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I have install java through yum on CentOS, however another java programme needs to know what the JAVA_HOME environmental variable is. I know all about setting environmental variables, but what do I set it to? java is installed in /usr/bin/java, it can't be there!

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6 Answers 6

up vote 21 down vote accepted

Actually I found it,

it's /usr/lib/jvm/jre-1.6.0-openjdk.x86_64/. I found out what it was by doing update-alternatives --display java and it showed me the directory /usr/lib/jvm/jre-1.6.0-openjdk.x86_64/bin/java

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I'm not quite sure but if you install the normal RPMS the JAVA_HOME value can also be set to this:


EDIT: I just checked on my home system. I have created this file:


That contains:

export JAVA_HOME=/usr/java/default/

and I'm using the official version from Sun: jdk-1.6.0_12-fcs

EDIT: Here is how I set up Java on my machine:

Install Java

Download and install Java JDK from Oracle

Make it primary

Ensure this Java is used instead of the OpenJDK version using the following two commands:


alternatives --install /usr/bin/java java /usr/java/default/bin/java 999999 
           --slave /usr/bin/keytool keytool /usr/java/default/bin/keytool 
           --slave /usr/bin/rmiregistry rmiregistry /usr/java/default/bin/rmiregistry


alternatives --install /usr/bin/javac javac /usr/java/default/bin/javac 999999
           --slave /usr/bin/jar jar /usr/java/default/bin/jar
           --slave /usr/bin/rmic rmic /usr/java/default/bin/rmic


Ensure all users have their JAVA_HOME environment variable set to the correct value:

echo "export JAVA_HOME=/usr/java/default/" > /etc/profile.d/java_home.sh
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oh interesting. :) –  Rory Aug 6 '09 at 13:19
There's no /usr/java/default in my CentOS 6 box with OpenJDK 1.6 and 1.7 installed. –  Daniel Serodio Oct 28 '13 at 17:11
@DanielSerodio Correct. I clearly described "Download and install Java JDK from Oracle", and then it does exist. –  Niels Basjes Oct 29 '13 at 9:06

You want to set JAVA_HOME to be the root location of the JDK or JRE, for example:

export JAVA_HOME=/usr/java/jdk1.3

If the JDK (Development kit) is installed, ypu probably want it to point to that, else use the JRE path (Java Runtime Environment). Then, you might want to set your $PATH environment variable to include the bin directory as well:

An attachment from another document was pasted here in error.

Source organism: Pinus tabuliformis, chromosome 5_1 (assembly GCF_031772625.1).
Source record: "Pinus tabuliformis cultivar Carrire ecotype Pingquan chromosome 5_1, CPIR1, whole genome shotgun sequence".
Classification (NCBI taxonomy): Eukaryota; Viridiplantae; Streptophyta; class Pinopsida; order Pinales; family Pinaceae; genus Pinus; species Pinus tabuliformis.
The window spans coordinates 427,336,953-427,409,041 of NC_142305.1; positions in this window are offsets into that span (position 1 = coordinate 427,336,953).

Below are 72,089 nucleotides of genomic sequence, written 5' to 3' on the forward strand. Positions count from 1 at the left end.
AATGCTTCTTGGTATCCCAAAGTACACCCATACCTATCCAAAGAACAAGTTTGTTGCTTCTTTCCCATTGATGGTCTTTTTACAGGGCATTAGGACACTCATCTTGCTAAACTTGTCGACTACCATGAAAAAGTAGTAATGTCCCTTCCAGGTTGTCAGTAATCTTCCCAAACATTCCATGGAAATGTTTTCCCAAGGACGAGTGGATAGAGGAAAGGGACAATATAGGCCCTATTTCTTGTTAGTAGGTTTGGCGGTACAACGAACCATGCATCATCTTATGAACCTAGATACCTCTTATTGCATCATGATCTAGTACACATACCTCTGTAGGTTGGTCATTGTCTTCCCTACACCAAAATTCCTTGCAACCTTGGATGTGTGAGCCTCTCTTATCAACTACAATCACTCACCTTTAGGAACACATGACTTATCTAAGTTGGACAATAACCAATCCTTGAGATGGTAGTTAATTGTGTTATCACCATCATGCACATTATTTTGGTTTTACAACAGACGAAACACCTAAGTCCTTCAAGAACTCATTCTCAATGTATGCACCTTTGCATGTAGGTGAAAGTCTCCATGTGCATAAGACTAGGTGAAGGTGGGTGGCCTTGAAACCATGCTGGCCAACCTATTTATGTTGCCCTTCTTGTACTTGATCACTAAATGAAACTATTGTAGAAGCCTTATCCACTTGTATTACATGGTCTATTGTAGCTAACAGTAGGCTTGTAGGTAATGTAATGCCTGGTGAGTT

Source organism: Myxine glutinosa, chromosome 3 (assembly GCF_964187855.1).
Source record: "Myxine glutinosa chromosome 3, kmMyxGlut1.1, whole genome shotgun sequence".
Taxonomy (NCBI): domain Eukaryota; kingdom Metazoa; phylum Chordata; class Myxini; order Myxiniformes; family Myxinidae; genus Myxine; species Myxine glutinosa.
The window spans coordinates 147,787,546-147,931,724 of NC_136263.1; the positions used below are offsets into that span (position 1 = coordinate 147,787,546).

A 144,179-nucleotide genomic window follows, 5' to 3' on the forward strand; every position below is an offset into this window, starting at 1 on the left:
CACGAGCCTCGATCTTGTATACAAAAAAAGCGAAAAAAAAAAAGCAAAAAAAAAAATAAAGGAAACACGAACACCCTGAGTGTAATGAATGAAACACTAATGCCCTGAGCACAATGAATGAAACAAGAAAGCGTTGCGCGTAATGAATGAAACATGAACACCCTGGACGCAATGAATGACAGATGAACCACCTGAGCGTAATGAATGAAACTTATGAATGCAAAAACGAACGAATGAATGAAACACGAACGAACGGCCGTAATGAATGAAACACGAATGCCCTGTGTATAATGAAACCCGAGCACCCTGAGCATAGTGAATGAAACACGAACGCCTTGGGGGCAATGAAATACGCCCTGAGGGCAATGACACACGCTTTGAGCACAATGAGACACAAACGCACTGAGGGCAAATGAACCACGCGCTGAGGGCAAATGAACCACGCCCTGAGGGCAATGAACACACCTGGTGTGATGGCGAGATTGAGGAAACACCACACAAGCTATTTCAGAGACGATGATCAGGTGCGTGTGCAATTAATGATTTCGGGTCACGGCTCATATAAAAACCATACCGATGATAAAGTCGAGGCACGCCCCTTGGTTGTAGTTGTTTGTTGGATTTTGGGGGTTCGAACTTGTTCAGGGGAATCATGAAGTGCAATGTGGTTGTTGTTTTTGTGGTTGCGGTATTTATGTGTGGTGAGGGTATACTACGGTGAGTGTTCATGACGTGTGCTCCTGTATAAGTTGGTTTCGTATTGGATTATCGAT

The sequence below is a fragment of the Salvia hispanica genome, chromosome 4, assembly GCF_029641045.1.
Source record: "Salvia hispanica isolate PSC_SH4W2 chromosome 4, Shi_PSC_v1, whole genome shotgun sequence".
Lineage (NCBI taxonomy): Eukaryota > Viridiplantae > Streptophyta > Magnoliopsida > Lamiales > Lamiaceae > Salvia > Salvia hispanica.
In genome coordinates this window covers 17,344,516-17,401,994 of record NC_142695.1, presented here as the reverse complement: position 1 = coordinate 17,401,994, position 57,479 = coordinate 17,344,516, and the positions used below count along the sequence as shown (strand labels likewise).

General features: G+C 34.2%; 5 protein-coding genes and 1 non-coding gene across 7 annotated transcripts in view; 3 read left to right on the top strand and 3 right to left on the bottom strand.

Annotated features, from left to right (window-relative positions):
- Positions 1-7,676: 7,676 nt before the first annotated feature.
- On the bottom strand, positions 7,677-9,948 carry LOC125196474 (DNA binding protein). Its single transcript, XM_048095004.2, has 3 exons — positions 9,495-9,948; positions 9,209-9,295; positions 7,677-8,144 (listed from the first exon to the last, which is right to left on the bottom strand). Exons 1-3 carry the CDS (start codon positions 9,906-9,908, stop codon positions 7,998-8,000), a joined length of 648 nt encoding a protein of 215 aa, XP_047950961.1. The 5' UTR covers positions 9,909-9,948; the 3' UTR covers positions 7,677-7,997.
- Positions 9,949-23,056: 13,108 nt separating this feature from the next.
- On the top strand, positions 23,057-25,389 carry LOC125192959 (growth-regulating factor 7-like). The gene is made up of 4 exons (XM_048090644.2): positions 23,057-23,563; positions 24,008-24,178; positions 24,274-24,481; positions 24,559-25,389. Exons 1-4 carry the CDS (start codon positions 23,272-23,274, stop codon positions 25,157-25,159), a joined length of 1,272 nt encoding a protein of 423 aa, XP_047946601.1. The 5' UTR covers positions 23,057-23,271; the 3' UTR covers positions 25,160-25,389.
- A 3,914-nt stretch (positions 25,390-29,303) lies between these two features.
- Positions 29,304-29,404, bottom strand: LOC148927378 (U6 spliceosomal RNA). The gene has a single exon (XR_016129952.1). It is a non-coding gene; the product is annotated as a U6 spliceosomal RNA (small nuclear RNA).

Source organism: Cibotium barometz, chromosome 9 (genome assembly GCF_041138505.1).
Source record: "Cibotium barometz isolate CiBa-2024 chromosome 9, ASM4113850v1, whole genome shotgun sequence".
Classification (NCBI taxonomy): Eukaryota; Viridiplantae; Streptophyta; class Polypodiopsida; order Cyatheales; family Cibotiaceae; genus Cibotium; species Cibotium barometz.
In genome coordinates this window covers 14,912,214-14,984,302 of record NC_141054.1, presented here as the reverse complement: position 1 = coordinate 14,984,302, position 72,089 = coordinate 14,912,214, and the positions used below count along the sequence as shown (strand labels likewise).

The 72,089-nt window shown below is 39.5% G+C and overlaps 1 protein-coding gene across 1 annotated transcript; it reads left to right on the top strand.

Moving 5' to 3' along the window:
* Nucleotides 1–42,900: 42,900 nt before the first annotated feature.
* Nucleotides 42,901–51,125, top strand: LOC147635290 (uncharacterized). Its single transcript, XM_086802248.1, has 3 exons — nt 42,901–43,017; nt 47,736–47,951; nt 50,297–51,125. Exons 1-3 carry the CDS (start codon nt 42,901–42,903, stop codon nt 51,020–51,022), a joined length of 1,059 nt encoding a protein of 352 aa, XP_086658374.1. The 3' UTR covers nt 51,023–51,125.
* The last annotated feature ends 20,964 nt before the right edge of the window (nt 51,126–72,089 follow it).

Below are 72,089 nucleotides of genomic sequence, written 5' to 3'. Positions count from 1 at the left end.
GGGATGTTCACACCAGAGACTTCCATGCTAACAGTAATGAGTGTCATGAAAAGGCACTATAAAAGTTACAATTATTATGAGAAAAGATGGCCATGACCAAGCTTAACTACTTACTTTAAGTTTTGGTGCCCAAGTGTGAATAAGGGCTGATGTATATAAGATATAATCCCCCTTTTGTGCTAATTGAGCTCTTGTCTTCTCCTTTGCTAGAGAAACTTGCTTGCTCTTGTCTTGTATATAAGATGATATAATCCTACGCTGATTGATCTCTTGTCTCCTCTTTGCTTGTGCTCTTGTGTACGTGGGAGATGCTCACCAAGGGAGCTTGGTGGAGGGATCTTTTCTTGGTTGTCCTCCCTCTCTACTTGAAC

export PATH=$PATH:/usr/java/jdk1.3/bin

If you are using tomcat, you might also need to set CATALINA_HOME for the tomcat user.

export CATALINA_HOME=/path/to/tomcat

To set this for the system you want to edit your /etc/profile or add a .sh file in /etc/profile.d folder. For a particular user you can put it in the users ~/.profile or ~/.bash_profile files.

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I wonder if there is a good reason the install doesn't do this for you if run as the super user, I always find it irritating ... –  Kyle Brandt Aug 6 '09 at 13:15

Below is always working form me perfectly:

[user@base ~]$ locate bin/java

It means I can set JAVA_HOME as /usr/java/jdk1.6.0_31

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Thats weird, the whole point of having a JAVE_HOME environmental variable is so you don't have to specify the path to each program, it can get this path by looking for this variable.

Either way, the correct way to find the environmental variable for JAVA_HOME is to use echo:

[root@host ~]# echo $JAVA_HOME

Running this command will display the path no matter what version you are running, from command line.

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The variable had not been set. –  Rory Aug 6 '09 at 13:19

You could just issue ls -al /usr/bin/java which is a link to {java_dir}/jdk/bin/java

Edit : this answer is assuming that you are trying to find the jdk directory, in this case it does not matter if you JAVA_HOME is set or not or may be set incorrectly

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